Golden Garden Park is a ten minute drive from my home. I have always thought it wrongly named. It suggests to me images of Victorian ladies in long gowns and large hats, carrying parasols, strolling though finicky, manicured hedges and neat rows of roses.
Golden Garden is not a park of that sort.
I have lived close to it most of my life. I have been coming here as long as I can remember. I am here today to walk the beach.
Today, there is a small Mercedes camper with German number plates, a young family apparently spending their summer holiday touring the US. There are many small powerboats beyond the beach, as there almost always are, guys fishing for salmon, I suppose. There is a young woman wearing a University of San Francisco sweatshirt; she has left the sand and is now up to her knees in the water, which is a bit further than I am prepared to go.
From the bulkhead near the marina, the salt water of Puget Sound is several luminescent shades of green and surprisingly clear. It is an entirely typical summer morning, with flotillas of white cumulus clouds drifting slowly up-Sound from the south. The morning sun has already warmed the sand. Last nights beach fires have all burned out and there are children playing with shovels, buckets and toy trucks in the fresh water stream that flows the last thirty feet across the sand, on its way to the small waves lapping at the waters edge. Five miles across is the opposite shore and, beyond, the tops of the Olympic mountain range.
This is a vast inland sea.
My first visits to this beach as a boy were in the company of my mother and sisters, summer afternoons during school vacation, our place on the sand marked by an olive-drab Army-surplus blanket covered with beach towels, comic books, zorries and our picnic lunch. We played in the first two feet of water and felt the sand stick to everything that was wet, as we scampered from the water back up to the blanket.
But the water is cold. Always was. Wading is not on my mind today. I’m content to leave that to the U of SF student.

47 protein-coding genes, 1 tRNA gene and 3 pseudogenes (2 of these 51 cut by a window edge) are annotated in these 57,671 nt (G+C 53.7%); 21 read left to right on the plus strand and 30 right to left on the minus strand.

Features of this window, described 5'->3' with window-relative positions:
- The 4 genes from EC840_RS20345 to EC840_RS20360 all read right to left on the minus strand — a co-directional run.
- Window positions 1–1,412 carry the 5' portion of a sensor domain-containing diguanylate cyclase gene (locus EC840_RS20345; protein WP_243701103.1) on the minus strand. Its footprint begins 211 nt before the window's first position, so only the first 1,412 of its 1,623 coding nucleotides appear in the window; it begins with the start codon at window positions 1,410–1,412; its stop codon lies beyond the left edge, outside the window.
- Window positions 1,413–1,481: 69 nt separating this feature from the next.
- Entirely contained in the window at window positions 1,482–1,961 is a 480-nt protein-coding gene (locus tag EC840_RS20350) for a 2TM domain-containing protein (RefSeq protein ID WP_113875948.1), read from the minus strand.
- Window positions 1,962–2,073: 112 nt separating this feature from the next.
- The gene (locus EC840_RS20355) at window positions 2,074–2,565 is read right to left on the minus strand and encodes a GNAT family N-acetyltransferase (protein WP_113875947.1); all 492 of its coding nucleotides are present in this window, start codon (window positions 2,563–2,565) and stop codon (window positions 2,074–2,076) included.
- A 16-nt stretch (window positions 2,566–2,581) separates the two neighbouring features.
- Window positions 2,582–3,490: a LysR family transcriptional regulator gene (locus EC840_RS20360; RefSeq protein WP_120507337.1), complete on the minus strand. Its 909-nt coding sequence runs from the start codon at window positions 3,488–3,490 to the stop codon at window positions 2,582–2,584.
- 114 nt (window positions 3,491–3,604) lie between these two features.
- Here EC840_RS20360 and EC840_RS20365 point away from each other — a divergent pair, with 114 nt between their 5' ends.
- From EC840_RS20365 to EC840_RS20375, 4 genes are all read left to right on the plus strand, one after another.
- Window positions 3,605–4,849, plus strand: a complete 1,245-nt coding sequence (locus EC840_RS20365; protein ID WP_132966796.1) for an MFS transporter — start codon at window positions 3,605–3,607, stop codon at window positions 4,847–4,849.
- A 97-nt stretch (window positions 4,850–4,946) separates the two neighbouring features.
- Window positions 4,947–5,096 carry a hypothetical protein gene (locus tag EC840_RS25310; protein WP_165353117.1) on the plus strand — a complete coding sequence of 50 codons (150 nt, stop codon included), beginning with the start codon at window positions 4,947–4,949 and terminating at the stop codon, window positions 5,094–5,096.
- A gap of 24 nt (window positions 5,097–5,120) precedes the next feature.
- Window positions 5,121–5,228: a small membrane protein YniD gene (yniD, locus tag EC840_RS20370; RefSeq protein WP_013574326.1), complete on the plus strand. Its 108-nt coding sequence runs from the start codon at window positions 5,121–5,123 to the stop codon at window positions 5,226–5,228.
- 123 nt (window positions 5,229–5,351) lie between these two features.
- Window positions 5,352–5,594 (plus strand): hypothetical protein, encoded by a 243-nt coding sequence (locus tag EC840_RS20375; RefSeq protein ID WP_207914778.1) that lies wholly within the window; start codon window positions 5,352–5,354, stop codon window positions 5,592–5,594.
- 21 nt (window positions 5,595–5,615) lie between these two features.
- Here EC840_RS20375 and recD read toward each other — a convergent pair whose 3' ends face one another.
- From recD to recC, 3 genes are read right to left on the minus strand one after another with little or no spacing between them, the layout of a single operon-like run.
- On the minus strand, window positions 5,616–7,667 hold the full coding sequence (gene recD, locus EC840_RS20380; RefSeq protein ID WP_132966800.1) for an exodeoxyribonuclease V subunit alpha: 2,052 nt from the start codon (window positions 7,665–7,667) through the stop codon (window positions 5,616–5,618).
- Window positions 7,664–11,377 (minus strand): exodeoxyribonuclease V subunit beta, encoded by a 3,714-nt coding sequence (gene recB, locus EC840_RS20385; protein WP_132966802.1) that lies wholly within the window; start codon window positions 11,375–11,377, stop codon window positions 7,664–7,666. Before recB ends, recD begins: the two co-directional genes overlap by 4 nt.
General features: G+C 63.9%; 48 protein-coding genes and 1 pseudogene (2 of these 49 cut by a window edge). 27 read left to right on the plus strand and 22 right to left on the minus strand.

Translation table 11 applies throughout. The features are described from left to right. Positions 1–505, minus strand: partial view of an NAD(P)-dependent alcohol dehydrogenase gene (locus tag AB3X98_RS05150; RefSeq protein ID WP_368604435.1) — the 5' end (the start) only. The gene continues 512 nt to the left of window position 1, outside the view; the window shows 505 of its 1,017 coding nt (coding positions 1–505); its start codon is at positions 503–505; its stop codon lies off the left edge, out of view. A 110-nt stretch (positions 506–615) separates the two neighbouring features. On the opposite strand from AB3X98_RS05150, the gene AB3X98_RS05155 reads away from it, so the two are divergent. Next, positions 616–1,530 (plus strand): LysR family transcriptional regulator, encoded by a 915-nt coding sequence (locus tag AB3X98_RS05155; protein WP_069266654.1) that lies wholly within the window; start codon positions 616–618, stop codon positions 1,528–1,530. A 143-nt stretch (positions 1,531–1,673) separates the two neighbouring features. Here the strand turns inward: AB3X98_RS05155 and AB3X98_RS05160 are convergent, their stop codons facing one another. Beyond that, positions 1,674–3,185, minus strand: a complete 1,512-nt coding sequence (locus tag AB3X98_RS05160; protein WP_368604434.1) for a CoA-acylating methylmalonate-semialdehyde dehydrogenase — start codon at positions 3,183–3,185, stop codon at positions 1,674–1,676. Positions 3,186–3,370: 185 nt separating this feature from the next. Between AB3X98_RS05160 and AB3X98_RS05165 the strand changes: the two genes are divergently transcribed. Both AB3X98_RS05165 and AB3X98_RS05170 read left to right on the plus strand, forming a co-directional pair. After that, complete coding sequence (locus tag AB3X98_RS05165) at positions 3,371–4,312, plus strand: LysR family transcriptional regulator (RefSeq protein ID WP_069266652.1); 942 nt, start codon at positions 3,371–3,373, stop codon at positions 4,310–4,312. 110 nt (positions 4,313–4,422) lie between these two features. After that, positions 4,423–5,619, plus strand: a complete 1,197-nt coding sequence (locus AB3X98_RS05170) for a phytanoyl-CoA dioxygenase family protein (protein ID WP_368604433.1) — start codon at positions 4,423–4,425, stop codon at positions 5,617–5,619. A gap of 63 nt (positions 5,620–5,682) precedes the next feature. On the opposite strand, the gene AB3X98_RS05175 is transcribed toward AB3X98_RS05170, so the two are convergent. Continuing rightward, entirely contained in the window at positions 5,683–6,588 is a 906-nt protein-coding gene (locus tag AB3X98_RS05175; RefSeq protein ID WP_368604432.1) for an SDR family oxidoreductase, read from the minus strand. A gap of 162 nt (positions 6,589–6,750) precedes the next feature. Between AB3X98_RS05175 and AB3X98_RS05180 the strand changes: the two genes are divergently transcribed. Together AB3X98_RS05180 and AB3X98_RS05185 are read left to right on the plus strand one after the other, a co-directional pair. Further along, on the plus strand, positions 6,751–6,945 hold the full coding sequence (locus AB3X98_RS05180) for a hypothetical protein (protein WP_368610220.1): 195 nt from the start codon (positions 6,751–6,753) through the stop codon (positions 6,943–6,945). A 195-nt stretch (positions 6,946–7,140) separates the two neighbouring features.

The road that winds downhill from the neighborhood where I grew up is forested, a mix of hardwoods and conifers. Acres of sword ferns, Oregon grape and salal cover the understory. The air coming through the open windows as I drove to the park is moist and clean. I’ve driven this road in almost every car I have owned.
Walking barefoot through the sand this morning, in old faded jeans, a slightly too-large white t-shirt and curved-bill ball cap, carrying my flip-flops, I feel younger than I am. The pace of my walk probably gives me away though, probably says something about the time in life that I truly occupy, perhaps reflective of a guy with no particular urgency in his step, not here for any purpose, nor on the way to anyplace else, a man without a schedule.
I am here because I can be. I no longer feel the need to travel great distances to visit the ocean or the mountains, or much of anyplace else, for that matter. Coming here takes me away from those ordinary things that make up the bulk of my everyday life. Coming here is a vacation, only ten minutes away from home.
I pretend for a moment that I can see life through the eyes of the wading college student. I imagine, as I did once myself, life stretching out so far that the definitions along the way are not yet clear, had not yet come into focus, so far out into a future that it seemed endless, containing myriad possibilities, countless options. I wonder what she sees as she stands looking out across the tops of the gentle waves.
As I walk by, feeling warm sand envelop my feet, I am aware of a slightly smaller future, of times for things that have come and are now gone, of fewer wants, fewer choices, of plans having more to do with maintaining what is important to me now, more so than objectives and ambitions. A life more defined by experiences than things, of contentment more than longing, of peace more than restlessness.